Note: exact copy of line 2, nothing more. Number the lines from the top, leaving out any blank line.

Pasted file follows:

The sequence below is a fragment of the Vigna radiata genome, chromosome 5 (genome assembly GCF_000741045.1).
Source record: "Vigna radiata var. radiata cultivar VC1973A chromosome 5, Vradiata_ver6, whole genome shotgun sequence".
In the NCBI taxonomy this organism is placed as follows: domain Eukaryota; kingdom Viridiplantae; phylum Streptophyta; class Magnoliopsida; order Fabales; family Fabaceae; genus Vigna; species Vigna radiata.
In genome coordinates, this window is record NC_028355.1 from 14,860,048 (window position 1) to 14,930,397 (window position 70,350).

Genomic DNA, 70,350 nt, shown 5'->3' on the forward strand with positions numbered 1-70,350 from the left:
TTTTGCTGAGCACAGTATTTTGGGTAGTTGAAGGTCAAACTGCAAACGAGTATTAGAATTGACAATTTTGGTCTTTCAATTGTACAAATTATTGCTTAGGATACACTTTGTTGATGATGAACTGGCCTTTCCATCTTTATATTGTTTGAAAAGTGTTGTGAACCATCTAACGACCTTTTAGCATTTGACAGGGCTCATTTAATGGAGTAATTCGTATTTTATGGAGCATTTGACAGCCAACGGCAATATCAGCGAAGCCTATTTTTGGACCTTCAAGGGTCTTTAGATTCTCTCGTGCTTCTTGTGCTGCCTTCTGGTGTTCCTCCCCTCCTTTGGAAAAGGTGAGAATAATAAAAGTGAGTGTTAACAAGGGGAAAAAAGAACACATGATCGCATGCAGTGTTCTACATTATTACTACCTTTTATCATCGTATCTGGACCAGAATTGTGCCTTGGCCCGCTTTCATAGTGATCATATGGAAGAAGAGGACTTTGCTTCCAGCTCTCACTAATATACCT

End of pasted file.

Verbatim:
Source record: "Vigna radiata var. radiata cultivar VC1973A chromosome 5, Vradiata_ver6, whole genome shotgun sequence".